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Mental Health, Story Five: The Future

By Kelley Weiss


Kansas City, MO –


Many of Missouri's poor and severely mentally ill living in group homes are having their money mismanaged, living in squalor and at least five residents have died from alleged abuse or neglect. Some do not even have a home and live on the streets or go in and out of the revolving door to jail. In this final story KCUR's Kelley Weiss looks at the future of mental health care and some of the plans to fix the broken system.

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A few years ago Sgt. John Bryant faced a family crisis he could have never imagined.

John Bryant: "My youngest son has severe emotional problems he actually lives in a facility out in Paola Kansas. Probably about five years ago he tried to kill my wife with a butcher knife."

Bryant says his son is 17-years-old now and can't live at home and today, the almost 20-year-veteran of the Kansas City Police Department, devotes much of his time teaching fellow officers Crisis Intervention Training, or CIT, to help the mentally ill on the streets of Kansas City. He says CIT officers went on 500 calls last year. The director of the Missouri Department of Mental Health, Keith Schafer, says he wants more of this kind of crisis response statewide.

Keith Schafer: "If we address those people who are in crisis most often it will take the pressure off the system to respond to people who are in crisis situationally or with the right intervention early on wouldn't have that repeated problem. We can make a big difference in the next five years."

Schafer is expanding this response by building Assertive Community Treatment, or ACT, teams that include a CIT officer, social worker and mental health provider to target the mentally ill who are always on the street or in jail.

The department set aside almost $5 million for these teams but most providers say that's not enough money to run the program. And, the police are concerned their increasing role in mental health crisis response will not get enough support and it could take away from other duties.

The mentally ill living in group homes are also in crisis. KCUR's investigation found that that since 2004 the state has fined group homes statewide for the deaths of at least five residents and state reports show repeated violations of money mismanagement, medication errors and lack of oversight. To respond to this problem, Schafer says DMH will apply for federal housing grants to move patients out of group homes and into the community.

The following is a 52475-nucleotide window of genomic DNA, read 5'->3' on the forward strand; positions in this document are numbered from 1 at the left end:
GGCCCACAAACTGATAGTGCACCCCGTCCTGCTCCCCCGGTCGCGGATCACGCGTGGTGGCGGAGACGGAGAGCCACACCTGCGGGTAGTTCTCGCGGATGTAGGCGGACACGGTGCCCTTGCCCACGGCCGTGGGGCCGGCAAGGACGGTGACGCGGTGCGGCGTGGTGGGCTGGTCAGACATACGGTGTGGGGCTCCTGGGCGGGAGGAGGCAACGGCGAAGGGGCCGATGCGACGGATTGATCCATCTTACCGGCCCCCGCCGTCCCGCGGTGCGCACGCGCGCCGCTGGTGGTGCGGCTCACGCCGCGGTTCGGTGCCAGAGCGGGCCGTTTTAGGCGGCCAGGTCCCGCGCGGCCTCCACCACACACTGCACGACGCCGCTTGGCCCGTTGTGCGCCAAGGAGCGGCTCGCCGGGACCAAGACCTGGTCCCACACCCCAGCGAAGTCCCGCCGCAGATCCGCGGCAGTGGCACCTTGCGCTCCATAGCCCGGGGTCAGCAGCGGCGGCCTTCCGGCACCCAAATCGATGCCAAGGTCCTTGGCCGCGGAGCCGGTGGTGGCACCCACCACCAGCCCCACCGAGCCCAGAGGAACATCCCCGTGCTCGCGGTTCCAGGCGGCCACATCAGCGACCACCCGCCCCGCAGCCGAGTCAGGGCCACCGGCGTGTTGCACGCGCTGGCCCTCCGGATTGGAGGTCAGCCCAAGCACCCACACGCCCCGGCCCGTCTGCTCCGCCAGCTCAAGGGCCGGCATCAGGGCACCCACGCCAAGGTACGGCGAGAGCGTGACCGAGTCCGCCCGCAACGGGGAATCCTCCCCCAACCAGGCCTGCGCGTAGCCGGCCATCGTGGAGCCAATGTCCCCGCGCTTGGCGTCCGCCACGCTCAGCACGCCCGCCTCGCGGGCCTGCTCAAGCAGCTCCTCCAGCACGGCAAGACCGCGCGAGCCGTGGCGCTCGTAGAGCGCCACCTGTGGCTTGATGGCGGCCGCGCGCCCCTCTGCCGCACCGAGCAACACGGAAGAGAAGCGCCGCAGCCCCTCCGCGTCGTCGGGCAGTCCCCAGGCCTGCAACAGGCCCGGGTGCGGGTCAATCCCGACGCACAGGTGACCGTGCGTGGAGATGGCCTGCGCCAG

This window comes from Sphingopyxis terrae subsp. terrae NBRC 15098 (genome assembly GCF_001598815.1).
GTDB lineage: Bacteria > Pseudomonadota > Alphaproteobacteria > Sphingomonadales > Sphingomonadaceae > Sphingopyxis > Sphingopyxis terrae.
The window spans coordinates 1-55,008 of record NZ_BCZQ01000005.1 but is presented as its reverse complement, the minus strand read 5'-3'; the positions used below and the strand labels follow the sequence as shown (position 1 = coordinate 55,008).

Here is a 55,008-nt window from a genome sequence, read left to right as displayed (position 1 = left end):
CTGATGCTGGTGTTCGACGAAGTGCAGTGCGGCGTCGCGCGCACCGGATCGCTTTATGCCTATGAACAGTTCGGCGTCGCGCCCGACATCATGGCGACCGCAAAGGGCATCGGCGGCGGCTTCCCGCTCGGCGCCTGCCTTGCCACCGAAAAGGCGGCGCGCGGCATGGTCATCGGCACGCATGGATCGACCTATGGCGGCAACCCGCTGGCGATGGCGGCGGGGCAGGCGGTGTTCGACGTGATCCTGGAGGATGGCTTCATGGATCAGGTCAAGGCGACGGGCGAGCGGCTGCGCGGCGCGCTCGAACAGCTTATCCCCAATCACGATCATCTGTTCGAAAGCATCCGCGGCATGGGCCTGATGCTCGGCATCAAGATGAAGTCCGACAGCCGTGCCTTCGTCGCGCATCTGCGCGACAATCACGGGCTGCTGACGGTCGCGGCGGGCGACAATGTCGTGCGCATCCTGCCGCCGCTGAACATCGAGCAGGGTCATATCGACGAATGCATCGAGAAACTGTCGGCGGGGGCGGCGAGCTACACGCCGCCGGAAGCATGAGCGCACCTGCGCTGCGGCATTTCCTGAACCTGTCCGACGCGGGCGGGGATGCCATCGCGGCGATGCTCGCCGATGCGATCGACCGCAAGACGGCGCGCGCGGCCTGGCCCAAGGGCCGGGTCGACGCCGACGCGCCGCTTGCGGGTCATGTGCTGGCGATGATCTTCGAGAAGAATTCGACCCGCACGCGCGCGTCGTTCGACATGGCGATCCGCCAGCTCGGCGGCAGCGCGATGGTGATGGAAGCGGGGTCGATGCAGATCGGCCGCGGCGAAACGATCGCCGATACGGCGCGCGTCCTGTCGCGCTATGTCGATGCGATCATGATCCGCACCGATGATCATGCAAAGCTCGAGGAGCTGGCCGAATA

And, Schafer says the whole system could be more effective if the state contracted with non-profit hospitals to provide care - similar to how the state contracts with private group home operators. Jackson County Public Administrator, Rebbecca Lake Wood, says that's a dangerous proposition.

Rebbecca Lake Wood: "If the direction that the state intends to go in privatization mirrors the private models for group homes we're all in a lot of trouble."

As a guardian, Wood knows group homes well - she places hundreds of her clients in them and she says the few state group homes are cleaner and safer than the private homes. But, Wood says these changes are not enough. She says the mentally ill are still forgotten at the state capitol.

Here's a good example, in June, when I interviewed Keith Schafer and Dr. Joe Parks, DMH's medical director, neither director knew the basic break out of their budget. They were not aware that there had been a shift in funding priorities for their department. In addition, Schafer says two departments regulate group homes. He says bureaucratic red tape makes it a challenge to enforce regulations. He also says advocates do not lobby effectively and even Missouri Lt. Governor Peter Kinder says they're not loud enough on Capitol Hill.

Rebbecca Lake Wood says you can't expect advocates to fix a broken system and the misperception about the mentally ill.

Rebbecca Lake Wood: "They're scary, their illness makes them scary. We choose to turn our backs on these people and we always have."

Guyla Stidmon: "I was pretty discouraged a few years ago and thought I need to get out of mental health but I do see a light."

That's Guyla Stidmon the executive director of Kansas City's National Alliance on Mental Illness, or NAMI. She says there's hope the stigma that all mentally ill are crazy is fading.

Guyla Stidmon: "If people realized that persons with mental illness are not just a blight on society, that they are citizens that can offer a lot we would really see that change."

Sgt. John Bryant worries that change won't come soon enough. He patrols the streets and encounters the mentally ill in crisis almost every day as a cop. Keeping his emotions in check, he admits he's reminded of what could happen to his paranoid schizophrenic son, who will turn 18 in two weeks and have to move out of his current facility.

John Bryant: "It's extremely heart breaking for me because I see the conditions that they're living in or the way they are acting or that they've hurt themselves and I think this could be my son, or a family member or a friend of mine and that weighs heavy on me."

Bryant knows that as often as he rescues mentally ill patients from the street and takes them for treatment or to jail it's only a band aid. He says, if the state does not make mental health care a priority these patients - including his son - could end up living in squalid group homes, victims of neglect, abuse, theft or even death.

Funding for health care coverage on KCUR has been provided by the Health Care Foundation of Greater Kansas City.

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